I am someone who loves to talk, ask any of my friends and they will confirm this about me. I know that I inherited this trait from Miss Cathy, unlike my brother who is what I would call a ‘minimalist’ where conversation is concerned. My mother loves to talk and I grew up ‘loving’ to listen. There wasn’t a topic that was taboo; sex, politics, sexism, racism, feminism, growing up poor in the south and the world at large. There was little she didn’t have a strong opinion about and wasn’t afraid to express it.
I remember I would always volunteer to help her with the Sunday dinner, because I knew that it meant hours of uninterrupted entertainment. I was her eager sous chef, pressing an old jelly jar into dough to help make biscuits along with some other minor duties as she spun tales.
Nowadays things have changed and talking with Miss Cathy is not the same. Of course I’m not a child anymore and I’m no longer eager to learn about life through my mother’s stories. I’ve long since ventured out into the world and now have my own tales to tell.
Not that she’s any less entertaining or as insightful as she always was-she is, it’s just that since her diagnosis there has been a noticeable change in the rhythm and/or the course of her conversations.
I’ve noticed that over the past few months that each time you talk with her you don’t know if or when the conversation will go from the norm to a game of “what’s ‘that’ word I’m looking for?”
It doesn’t really matter what she’s talking about, usually she’s trying to get me interested in the latest bit of gossip about a relative of unknown origin (not that she doesn’t know who they are-believe me she does, it’s just that the blood lines are sometimes so convoluted that I stop listening, hence the title) and I’m about as interested in the conversation as a four-year old is in Nuclear Arms dismantlement.
But, you can’t ‘not’ listen, and somehow you get sucked in and just when I’m about to find out why Aunt Whoitz and Aunt Whatitz hate each other (this week) suddenly, without warning Miss Cathy would stop interrupt her own story and say, “Shoot, what’s that word I wanted to say?”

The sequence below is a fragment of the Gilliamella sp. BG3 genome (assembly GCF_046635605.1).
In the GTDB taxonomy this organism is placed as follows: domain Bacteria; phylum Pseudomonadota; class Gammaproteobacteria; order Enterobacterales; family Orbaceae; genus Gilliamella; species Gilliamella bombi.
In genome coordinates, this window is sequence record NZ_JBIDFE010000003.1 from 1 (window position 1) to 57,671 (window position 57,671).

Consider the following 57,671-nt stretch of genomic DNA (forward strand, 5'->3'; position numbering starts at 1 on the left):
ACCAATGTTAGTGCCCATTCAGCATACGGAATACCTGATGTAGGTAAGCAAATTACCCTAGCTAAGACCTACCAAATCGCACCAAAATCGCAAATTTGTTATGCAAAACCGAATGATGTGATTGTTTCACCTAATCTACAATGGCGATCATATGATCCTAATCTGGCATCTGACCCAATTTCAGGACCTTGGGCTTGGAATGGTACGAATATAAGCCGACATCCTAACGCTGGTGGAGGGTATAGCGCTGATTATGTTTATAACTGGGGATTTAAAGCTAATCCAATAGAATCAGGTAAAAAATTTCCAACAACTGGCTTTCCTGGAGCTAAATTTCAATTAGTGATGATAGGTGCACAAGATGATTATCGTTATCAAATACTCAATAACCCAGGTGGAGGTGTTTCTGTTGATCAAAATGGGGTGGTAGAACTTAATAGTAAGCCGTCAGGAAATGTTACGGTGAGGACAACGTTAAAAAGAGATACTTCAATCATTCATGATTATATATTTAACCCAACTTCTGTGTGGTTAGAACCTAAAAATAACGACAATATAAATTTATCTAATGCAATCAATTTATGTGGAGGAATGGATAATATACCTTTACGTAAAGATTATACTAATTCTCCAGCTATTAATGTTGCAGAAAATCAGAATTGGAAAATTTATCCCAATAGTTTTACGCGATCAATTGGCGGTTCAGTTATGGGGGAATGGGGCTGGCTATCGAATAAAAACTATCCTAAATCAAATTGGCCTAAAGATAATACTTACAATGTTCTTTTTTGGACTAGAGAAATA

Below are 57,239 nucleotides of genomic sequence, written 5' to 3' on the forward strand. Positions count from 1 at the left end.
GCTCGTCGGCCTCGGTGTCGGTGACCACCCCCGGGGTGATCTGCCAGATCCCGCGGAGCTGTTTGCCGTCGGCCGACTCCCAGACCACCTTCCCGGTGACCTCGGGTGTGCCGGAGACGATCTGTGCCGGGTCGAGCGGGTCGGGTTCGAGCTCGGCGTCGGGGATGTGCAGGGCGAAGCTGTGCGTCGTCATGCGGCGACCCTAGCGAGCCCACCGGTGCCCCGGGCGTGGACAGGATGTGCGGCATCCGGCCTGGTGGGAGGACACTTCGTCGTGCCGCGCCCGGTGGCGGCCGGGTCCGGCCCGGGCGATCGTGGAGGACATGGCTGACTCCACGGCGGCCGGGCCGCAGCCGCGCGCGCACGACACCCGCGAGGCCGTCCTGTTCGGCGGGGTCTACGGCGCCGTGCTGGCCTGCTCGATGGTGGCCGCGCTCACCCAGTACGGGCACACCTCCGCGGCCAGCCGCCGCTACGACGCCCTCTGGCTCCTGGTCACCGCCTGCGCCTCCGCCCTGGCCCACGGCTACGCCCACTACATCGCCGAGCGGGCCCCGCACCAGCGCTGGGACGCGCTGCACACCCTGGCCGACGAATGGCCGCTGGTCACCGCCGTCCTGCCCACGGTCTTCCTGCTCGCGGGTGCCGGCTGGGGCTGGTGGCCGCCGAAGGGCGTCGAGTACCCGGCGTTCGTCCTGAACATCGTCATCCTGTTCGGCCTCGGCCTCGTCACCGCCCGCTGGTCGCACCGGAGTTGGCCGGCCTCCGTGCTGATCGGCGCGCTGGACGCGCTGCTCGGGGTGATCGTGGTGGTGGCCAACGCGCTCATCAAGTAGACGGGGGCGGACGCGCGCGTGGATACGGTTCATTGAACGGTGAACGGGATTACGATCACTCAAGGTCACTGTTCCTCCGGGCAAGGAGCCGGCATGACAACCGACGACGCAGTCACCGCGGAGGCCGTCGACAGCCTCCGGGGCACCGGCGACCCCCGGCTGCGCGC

While she looks around the room as if the word is hiding behind a chair I start ‘free associating’, saying anything that comes to my mind, “uhh,.. move, blow my brains out, slap myself unconscious, move”
“No, no,” she’d say, “that’s not it. Darn, what was I talking about? Oh yes, now what was I trying to say?”
And so it goes, if she didn’t find her “word” we’d either move on to another topic (meaning another relative) or that would be my cue to escape to my room. Sometimes she’d actually find the word, sometimes in the moment and sometimes in the middle of another story.
Oftentimes though, the word is just…gone and her reaction is usually frustration and anger. I’ve found that her emotional reaction varies depending on her overall mood or the time of day. She’s not a “Sundowner”, a person with Alzheimer’s whose symptoms seem to deteriorate as day turns to night. No, it just seems to me that if she “loses” a word in the evening she’s more apt to be more upset because it’s the end of the day and she’s already tired.
Her stories may not fascinate me as they once did, but I still try to listen, even though I‘ve heard most of them more times than I care to remember but now that I think of it that could be a good thing because as she loses a word here or there I’m more apt to be able to pick it up and give it back to her.
So, her words may not be lost after all, she’s just didn’t realize that she gave them to me.